An In Vitro Biocompatibility Study of Conventional and Resin-modified Glass Ionomer Cements
ABSTRACT Purpose: To evaluate the biocompatibility of a glass-ionomer (GIC) and a resin-modified glass-ionomer cement (RM-GIC), cell viability was examined in a model of human gingival fibroblasts using morphological, biochemical, and ionic patterns by means of phase contrast microscopy, lactate dehydrogenase (LDH) release, and quantitative x-ray microanalysis (EPXMA). Materials and Methods: The GIC Ketac-Molar Easymix (3M ESPE) and the RM-GIC Vitrebond (3M ESPE) were compared in human gingival fibroblasts exposed to the cements for 72 h. As controls, fibroblasts cultured with DMEM culture medium (negative control) and with 1% triton × (positive control) were used. Results: Light microscopic findings showed greater morphological alterations in cells exposed to RM-GIC than to GIC. The relative percentage of LDH released from the cells to the supernatant was significantly higher in RMGIC cultures than in the control. Quantitative x-ray microanalysis showed that cultures exposed to RM-GIC were characterized by an increase in intracellular Na and a decrease in intracellular Cl and K. These changes in ion composition were significant compared to control and GIC cultures. Conclusion: The three indicators of cellular biocompatibility after 72 h of exposure showed that RM-GIC led to more marked alterations than GIC in human gingival fibroblasts.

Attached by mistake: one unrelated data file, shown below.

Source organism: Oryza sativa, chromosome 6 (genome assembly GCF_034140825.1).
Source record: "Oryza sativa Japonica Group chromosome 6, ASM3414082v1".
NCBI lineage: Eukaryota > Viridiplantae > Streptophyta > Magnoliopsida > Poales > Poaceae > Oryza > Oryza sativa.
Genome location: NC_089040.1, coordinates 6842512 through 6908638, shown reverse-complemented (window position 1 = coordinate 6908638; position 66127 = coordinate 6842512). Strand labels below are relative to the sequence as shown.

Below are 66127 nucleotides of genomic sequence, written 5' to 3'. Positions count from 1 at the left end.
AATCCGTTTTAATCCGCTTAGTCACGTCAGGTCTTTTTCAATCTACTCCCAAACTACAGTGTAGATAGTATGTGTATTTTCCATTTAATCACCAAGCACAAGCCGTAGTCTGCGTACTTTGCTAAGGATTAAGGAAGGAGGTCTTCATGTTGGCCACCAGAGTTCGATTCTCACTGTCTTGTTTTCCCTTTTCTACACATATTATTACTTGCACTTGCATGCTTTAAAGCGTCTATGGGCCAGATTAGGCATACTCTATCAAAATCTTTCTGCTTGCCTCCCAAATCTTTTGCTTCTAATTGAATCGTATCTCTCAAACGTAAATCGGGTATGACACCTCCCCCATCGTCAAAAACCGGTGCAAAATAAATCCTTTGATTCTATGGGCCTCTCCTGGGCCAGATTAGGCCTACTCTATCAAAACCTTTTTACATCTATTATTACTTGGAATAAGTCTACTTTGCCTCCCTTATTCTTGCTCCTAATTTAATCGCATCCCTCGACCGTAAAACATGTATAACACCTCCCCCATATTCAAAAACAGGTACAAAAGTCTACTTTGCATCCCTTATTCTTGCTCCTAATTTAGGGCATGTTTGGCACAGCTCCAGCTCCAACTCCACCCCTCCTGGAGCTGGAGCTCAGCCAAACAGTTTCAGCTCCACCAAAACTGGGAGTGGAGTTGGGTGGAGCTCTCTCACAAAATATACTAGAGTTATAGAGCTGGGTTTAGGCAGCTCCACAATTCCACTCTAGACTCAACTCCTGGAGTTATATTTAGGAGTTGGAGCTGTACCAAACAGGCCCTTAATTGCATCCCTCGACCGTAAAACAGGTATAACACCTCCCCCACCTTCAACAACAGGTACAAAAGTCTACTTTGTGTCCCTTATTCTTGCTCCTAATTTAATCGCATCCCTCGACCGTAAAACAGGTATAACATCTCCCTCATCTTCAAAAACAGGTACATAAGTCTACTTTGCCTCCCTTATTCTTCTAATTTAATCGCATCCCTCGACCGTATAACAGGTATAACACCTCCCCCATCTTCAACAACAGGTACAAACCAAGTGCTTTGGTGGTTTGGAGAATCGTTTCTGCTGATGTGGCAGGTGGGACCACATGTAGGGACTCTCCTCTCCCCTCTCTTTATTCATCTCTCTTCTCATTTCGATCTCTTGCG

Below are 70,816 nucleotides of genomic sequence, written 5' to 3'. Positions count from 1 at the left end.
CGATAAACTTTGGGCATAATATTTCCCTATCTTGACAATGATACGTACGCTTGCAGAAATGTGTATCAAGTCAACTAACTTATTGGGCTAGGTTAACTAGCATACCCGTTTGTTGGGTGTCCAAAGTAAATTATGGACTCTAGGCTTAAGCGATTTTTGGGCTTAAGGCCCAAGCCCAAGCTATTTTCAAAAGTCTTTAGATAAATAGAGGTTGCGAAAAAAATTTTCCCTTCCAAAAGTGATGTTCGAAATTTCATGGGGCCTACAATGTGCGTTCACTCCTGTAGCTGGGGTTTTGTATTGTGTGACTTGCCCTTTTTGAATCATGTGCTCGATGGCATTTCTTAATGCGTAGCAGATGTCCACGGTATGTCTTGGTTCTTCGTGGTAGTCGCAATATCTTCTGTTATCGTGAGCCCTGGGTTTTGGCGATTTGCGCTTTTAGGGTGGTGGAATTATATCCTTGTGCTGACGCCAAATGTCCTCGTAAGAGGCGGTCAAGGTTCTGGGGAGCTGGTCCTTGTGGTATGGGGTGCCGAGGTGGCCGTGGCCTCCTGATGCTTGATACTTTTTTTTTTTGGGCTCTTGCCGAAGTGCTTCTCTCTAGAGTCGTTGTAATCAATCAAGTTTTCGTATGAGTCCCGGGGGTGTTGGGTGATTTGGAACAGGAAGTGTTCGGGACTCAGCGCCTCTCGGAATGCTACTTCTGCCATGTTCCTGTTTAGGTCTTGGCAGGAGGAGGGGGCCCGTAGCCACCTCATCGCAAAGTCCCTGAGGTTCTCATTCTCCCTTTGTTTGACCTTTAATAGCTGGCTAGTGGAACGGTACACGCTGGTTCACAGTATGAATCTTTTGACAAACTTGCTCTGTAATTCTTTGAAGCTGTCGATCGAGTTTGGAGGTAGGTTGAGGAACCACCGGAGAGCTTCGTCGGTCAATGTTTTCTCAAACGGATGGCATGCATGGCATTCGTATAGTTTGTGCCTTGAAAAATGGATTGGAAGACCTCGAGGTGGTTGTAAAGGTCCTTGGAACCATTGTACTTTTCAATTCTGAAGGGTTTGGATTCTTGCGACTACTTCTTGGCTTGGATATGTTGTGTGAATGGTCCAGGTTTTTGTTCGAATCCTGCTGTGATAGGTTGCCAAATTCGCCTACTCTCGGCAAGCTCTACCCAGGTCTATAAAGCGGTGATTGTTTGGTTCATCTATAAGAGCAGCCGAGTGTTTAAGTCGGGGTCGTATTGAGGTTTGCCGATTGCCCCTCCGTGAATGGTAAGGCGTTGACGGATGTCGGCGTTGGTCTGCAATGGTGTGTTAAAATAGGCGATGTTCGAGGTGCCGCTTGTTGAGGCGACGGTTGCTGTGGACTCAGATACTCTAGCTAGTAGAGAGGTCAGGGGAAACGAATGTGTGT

SourceAvailable from: Serge Bouillaguet[Show abstract] [Hide abstract]